In the framework of the MADMAX project, a European project around dark matter research, a big dipole composed of 18 skateboard shape coils has been designed. This dipole has large aperture dimensions (diameter of 1.35 m on 1.3 m long), a magnetic field of 9 T and a gigantic stored energy of 527 MJ. Combining these characteristics is an important scientific and technological challenge. To achieve such challenges, a novel Cable-In-Conduit-Conductor (CICC) has been developed, composed of a superconducting cable inserted in a copper profile and filled with stagnant superfluid helium.
However, this novel configuration is unique and thus no study is available in the literature. To combine the scientific challenges presented above with a novel conductor, different issues must be addressed and one of the most important is the “quench issue”. Therefore, the objective of this PhD work is to experimentally study and numerically model the quench behavior in order to understand the driving phenomena of the quench propagation.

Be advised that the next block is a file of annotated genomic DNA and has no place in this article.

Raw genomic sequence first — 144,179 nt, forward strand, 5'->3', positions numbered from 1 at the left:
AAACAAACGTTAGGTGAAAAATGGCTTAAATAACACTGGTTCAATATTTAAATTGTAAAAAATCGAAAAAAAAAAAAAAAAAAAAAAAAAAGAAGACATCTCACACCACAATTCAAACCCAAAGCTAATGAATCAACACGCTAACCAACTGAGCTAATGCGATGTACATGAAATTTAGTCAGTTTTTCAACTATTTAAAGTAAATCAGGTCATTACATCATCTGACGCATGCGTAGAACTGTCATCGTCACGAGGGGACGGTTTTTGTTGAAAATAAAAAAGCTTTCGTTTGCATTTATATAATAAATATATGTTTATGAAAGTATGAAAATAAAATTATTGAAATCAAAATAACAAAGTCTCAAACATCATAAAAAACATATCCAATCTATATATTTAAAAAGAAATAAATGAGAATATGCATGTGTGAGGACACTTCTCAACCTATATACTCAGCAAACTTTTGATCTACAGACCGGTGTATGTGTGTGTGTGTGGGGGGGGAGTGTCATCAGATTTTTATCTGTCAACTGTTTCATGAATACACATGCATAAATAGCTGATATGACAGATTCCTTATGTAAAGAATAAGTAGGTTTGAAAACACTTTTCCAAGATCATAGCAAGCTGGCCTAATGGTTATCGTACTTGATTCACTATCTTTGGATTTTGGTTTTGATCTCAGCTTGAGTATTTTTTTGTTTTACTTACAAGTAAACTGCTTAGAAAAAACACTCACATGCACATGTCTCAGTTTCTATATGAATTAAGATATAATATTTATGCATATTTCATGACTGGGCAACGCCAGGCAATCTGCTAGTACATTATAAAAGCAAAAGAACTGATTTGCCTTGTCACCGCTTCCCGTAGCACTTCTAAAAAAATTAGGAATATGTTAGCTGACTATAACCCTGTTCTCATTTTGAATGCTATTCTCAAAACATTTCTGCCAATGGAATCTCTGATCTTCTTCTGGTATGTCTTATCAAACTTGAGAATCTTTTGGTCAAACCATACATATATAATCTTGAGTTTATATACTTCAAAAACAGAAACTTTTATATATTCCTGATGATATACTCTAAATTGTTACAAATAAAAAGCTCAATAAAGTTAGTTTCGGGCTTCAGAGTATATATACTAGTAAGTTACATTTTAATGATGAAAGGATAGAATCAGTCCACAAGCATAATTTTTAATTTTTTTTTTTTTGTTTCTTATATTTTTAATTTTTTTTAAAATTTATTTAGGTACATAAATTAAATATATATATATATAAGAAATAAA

To do so, a mock-up coil called MACQU (MAdmax Coil for Quench Understanding), specially designed to reproduce the same MADMAX’s features, has been tested at CEA Saclay. A large testing temperature range (from 1.75 K to 2.01 K), with a large testing current range (from 10 kA to 17 kA) were tested. It allowed to demonstrate the safety of the detection system, and validated the conductor design for MADMAX. MACQU also allowed to study the quench propagation and shown a particular quench behavior, called the Thermal-Hydraulic-Quench-Back (THQB).
To take into account this phenomena, an analytical quench propagation speed formula has been developed and has been benchmarked with the quench-dedicated numerical tool THEA®. THEA® also allowed to observe the THQB phenomena and to identify the driving phenomena of the quench propagation of such a novel CICC.